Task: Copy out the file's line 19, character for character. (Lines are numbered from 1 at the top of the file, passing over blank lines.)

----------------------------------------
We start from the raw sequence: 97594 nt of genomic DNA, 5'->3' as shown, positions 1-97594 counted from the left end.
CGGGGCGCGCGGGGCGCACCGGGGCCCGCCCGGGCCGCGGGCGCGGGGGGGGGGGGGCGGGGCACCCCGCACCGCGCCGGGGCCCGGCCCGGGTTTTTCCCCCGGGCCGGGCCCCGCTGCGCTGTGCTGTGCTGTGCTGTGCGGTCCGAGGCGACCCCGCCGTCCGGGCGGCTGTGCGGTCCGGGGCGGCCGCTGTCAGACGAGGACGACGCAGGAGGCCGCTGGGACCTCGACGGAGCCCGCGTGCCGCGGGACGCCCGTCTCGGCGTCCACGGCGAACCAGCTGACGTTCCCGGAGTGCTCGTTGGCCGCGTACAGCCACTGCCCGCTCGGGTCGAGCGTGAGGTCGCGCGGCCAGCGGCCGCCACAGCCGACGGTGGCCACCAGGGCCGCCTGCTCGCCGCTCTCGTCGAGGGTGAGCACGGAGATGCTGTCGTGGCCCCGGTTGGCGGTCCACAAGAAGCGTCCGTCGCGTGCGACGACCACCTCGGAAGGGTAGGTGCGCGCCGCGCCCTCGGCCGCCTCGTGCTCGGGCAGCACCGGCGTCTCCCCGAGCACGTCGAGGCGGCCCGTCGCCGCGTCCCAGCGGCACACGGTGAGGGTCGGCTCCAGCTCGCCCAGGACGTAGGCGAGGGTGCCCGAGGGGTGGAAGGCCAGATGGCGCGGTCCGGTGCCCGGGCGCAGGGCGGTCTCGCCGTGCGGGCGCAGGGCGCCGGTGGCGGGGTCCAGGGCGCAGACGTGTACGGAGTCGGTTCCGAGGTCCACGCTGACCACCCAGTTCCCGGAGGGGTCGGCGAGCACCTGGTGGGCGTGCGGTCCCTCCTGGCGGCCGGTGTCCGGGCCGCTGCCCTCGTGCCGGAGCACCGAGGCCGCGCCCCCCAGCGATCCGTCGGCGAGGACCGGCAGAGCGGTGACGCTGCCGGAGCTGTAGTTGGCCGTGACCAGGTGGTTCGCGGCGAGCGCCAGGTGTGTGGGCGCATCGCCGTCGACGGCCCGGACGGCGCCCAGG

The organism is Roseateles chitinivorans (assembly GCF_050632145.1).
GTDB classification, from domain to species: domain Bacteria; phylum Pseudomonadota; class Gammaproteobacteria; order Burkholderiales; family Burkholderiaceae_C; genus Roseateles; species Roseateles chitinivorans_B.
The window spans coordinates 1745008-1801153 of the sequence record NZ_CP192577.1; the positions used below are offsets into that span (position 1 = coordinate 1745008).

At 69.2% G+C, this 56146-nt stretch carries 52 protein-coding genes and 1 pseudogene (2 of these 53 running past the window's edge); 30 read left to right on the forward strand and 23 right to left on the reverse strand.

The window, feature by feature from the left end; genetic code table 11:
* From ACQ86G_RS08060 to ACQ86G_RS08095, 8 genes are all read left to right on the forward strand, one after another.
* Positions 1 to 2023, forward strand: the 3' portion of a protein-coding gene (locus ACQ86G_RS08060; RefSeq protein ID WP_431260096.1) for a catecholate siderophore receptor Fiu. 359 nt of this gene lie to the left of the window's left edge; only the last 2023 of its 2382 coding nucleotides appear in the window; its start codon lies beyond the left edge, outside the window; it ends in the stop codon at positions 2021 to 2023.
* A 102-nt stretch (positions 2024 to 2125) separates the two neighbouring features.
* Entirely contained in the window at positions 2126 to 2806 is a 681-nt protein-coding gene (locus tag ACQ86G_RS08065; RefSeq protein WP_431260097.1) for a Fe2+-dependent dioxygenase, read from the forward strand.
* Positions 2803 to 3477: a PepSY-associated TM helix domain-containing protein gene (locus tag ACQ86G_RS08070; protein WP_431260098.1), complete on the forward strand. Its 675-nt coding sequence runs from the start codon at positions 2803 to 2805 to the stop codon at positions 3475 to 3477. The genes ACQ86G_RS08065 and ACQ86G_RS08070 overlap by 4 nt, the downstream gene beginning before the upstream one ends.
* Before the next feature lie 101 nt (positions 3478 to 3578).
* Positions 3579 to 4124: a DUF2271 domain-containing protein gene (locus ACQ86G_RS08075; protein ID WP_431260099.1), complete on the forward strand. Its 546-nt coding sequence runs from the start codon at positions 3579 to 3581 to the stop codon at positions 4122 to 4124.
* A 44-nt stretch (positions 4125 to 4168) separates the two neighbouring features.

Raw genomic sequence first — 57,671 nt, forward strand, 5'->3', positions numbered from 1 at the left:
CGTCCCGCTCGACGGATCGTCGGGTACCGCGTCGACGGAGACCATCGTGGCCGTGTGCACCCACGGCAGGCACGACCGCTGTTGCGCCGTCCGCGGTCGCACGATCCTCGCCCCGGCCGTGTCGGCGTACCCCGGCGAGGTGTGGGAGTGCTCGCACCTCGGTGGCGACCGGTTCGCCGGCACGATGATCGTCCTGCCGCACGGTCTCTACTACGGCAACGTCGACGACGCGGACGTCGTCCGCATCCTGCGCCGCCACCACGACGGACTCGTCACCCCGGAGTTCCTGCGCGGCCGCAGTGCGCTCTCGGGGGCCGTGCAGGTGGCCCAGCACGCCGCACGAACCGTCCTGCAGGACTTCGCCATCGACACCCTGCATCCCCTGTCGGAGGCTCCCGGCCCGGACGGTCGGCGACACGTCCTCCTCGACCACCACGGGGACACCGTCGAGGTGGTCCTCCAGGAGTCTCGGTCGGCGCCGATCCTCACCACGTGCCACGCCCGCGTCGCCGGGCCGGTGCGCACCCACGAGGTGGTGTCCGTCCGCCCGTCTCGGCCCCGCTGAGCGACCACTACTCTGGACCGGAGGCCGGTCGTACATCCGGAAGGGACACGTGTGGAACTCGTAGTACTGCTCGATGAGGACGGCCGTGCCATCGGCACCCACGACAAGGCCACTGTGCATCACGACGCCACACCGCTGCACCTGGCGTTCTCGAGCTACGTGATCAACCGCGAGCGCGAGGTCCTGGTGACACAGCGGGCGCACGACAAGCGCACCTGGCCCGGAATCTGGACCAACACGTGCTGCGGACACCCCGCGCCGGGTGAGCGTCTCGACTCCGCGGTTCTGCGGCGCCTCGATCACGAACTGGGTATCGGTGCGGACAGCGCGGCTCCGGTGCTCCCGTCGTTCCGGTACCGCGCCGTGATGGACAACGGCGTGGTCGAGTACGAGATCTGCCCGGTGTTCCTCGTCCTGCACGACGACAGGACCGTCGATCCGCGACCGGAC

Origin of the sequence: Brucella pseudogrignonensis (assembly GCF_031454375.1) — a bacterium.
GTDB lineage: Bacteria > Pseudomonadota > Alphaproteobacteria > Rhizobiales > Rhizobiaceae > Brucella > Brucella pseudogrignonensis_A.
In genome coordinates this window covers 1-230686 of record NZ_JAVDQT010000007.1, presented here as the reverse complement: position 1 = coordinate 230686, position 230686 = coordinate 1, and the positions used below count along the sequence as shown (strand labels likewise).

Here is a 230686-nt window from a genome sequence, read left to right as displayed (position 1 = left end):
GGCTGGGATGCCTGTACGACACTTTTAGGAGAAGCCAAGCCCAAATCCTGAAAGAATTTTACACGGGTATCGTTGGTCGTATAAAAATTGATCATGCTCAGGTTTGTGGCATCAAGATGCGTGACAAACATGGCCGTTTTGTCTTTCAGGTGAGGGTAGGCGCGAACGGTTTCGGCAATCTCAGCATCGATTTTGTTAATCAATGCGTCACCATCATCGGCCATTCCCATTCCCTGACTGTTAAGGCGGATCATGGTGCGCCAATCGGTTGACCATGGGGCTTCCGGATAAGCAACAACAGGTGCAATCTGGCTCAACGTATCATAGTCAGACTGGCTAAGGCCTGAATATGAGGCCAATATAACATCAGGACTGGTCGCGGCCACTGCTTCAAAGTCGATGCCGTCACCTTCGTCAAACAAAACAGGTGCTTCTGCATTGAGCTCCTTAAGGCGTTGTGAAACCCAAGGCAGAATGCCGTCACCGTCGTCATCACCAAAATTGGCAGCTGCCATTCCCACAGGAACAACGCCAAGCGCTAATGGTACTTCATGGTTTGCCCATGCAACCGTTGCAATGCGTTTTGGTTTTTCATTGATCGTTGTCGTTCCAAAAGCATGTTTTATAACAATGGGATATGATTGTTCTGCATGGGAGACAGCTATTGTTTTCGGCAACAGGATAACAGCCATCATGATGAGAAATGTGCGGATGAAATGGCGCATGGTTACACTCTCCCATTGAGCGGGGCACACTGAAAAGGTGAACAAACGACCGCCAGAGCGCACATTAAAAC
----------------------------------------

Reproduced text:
GTDB lineage: Bacteria > Pseudomonadota > Alphaproteobacteria > Rhizobiales > Rhizobiaceae > Brucella > Brucella pseudogrignonensis_A.